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Differentiation is overrated

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Compare Coke v Pepsi, or McDonald’s v Burger King. The former are both sticky brown liquids, the latter, both serve burgers and fries. So just how different are they from each other? In this Vlog, Grant argues that just being different from your competitor, isn’t what marketing is all about.

Businesses will often tell you that they’re different. They say things like, ‘we give great customer service’ or, ‘we’re really proactive’, but these things aren’t different at all. They’re the same as everybody else.

How many businesses have you heard, talk about their great customer service or on the other hand, they’re great people?

But difference doesn’t always matter, and I’m going to prove it to you.

We’re told in marketing all the time that to be successful you have to be different, but think about this… Two of the biggest brands in the world, Pepsi and Coke; are they really different? Now of course, what you’ll tell me is they taste different – and that will be true – but let me paint this scenario for you…

You go into a bar and a friend says, “I’ll have a Coke”, so you go up to the bomb and then you say to them, “please can I have a Coca Cola?” and the Barman replies, “I’m sorry sir, we only have Pepsi.” So you shout at your friend, “They’ve only got Pepsi.” What do most people say? “That’s OK” because although we know they taste different, for most people that interchangeable. If they don’t have Coke they’ll have Pepsi. They may have a preference, but when one isn’t available, the other will do. So these companies aren’t really different at all, and yet we’re talking about two of the biggest brands in the world.

Let me give you another example. Think about McDonald’s and Burger King. How many of you would really say you’ve got a preference for Burger King, but you’d never go anywhere near a McDonald’s… ever. For most people, again, they’re interchangeable. They may have a preference and they are not exactly the same, but for most people if Burger King’s not available, they’re quite happy to have McDonald’s or vice versa.

Let me give you one other example; Nike and Adidas. How many of you would say Nike trainers as superior to Adidas in every single way? For most people, they’re just two very well known, successful, good, brands.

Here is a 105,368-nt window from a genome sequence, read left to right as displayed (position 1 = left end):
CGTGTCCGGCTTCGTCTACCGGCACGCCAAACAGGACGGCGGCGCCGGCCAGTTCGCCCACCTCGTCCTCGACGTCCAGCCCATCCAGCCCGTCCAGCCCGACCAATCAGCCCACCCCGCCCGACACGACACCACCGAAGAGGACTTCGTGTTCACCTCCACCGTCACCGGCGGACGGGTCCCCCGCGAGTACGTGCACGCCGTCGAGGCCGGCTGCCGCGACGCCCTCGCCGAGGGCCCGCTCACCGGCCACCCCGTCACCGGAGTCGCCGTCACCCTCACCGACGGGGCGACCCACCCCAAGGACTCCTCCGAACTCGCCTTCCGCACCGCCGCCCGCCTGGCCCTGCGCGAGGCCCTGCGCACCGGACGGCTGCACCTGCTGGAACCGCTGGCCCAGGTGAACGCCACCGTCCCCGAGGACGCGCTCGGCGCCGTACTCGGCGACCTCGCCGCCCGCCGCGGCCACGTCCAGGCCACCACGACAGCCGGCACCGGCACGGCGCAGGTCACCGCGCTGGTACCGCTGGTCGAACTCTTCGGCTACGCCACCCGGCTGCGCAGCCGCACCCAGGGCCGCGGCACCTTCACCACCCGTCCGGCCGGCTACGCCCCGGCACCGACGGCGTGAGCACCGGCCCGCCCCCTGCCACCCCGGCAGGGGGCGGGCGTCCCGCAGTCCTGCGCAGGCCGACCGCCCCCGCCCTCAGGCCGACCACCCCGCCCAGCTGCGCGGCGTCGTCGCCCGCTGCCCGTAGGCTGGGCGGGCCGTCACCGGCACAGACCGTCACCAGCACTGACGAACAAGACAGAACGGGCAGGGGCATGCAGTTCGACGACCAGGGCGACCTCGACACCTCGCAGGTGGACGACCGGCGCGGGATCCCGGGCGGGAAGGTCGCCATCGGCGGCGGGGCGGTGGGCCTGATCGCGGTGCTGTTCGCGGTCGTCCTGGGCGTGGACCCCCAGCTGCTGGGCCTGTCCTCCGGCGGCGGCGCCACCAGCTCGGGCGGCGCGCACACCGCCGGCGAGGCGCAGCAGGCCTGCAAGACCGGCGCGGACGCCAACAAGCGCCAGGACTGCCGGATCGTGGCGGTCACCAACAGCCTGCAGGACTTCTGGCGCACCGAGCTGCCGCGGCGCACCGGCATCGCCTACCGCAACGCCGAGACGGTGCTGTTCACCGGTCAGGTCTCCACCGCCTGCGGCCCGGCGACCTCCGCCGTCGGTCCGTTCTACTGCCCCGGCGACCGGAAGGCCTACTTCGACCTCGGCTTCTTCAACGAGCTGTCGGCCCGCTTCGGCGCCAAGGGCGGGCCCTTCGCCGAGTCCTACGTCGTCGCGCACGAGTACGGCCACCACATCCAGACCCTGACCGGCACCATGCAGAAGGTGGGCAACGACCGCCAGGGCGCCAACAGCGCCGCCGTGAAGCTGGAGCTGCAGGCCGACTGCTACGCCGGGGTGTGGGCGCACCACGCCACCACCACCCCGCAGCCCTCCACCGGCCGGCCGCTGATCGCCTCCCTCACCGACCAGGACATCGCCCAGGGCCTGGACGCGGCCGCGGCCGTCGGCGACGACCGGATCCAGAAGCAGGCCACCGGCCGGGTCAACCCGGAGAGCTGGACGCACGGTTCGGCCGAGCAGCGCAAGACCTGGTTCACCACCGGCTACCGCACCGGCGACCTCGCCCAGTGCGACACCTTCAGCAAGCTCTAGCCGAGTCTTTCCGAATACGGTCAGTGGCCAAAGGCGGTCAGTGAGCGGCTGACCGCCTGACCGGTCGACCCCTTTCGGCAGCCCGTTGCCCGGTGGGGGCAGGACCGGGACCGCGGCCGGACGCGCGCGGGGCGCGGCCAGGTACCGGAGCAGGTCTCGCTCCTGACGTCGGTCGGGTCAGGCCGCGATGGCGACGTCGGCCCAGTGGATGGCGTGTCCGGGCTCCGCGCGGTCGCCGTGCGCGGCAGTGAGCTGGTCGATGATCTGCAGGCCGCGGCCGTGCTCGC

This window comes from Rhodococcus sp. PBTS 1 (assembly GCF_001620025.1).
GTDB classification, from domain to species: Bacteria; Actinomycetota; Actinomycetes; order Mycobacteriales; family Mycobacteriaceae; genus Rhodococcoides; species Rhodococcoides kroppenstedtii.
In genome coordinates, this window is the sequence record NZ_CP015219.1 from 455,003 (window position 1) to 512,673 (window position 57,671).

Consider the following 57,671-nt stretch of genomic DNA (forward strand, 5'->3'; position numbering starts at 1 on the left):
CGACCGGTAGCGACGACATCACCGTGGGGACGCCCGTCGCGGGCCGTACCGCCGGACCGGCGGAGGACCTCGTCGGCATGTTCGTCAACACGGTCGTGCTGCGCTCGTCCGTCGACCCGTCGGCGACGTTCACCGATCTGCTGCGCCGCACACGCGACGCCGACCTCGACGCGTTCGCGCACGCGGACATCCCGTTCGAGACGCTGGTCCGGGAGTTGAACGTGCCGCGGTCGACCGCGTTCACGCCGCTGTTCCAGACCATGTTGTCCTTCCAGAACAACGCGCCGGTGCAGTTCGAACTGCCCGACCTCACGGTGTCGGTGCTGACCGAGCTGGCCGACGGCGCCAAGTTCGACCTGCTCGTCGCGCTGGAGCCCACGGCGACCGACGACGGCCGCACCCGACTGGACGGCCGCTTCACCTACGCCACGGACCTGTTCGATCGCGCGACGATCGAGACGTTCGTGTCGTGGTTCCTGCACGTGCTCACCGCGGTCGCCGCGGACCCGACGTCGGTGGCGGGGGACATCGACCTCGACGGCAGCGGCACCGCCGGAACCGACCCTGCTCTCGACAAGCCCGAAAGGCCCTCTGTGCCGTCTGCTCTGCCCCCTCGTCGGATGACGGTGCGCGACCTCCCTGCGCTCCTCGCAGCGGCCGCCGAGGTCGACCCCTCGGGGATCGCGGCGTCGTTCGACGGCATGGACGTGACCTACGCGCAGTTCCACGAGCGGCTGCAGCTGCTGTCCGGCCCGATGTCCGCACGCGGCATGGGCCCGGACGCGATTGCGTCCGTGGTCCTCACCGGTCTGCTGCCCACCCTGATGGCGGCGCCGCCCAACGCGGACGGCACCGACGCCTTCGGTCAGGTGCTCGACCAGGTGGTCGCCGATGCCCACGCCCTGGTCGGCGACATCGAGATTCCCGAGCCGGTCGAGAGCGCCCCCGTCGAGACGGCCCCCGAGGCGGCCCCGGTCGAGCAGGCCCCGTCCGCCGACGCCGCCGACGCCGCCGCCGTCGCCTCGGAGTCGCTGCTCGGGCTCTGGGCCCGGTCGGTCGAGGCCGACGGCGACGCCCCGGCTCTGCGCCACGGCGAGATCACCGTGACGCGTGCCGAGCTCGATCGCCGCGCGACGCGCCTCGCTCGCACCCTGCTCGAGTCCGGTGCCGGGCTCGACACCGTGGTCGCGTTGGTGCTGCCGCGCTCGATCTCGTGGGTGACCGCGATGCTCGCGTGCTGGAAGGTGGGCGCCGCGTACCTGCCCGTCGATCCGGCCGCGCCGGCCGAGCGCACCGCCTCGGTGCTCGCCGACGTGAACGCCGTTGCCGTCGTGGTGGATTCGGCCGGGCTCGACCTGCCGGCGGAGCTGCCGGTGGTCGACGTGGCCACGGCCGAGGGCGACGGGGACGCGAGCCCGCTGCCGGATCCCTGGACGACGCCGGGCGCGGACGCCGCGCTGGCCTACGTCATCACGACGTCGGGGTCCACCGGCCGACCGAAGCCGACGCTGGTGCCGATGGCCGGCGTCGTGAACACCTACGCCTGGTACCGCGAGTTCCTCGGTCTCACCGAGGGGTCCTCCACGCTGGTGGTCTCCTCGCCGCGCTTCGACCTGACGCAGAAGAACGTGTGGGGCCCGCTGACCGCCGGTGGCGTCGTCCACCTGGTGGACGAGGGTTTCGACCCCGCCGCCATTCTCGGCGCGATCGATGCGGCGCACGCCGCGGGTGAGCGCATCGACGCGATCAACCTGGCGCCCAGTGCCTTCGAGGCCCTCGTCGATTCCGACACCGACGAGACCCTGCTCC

All of these brands are some of the most successful in the world and yet they’re not really different – but what they are is; DISTINCTIVE.
In other words, differentiation doesn’t always matter, but distinctiveness does.

You have to stand out in your market and you have to stand for something that people understand what that is. And, if you are distinctive, you can be successful without necessarily being different. Differentiation is overrated and distinctiveness is underused.

Often people will say, well, we give great customer service – which isn’t really different at all – but no one’s ever actually heard of them. Concentrate on being distinctive. If you can be different as well, great – but that actually doesn’t always matter in order to be successful.

There may be small changes to the spoken word in this transcript in order to facilitate the readability of the written English

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Comments

  1. Another top video, Grant! It irks me to hear people always talk of their “USP”s…when actually none are unique. SP’s of course, but not USP’s. Thanks for posting!

    1. Author

      Thank you Mark for your comments. I am pleased that the video resonated with you.

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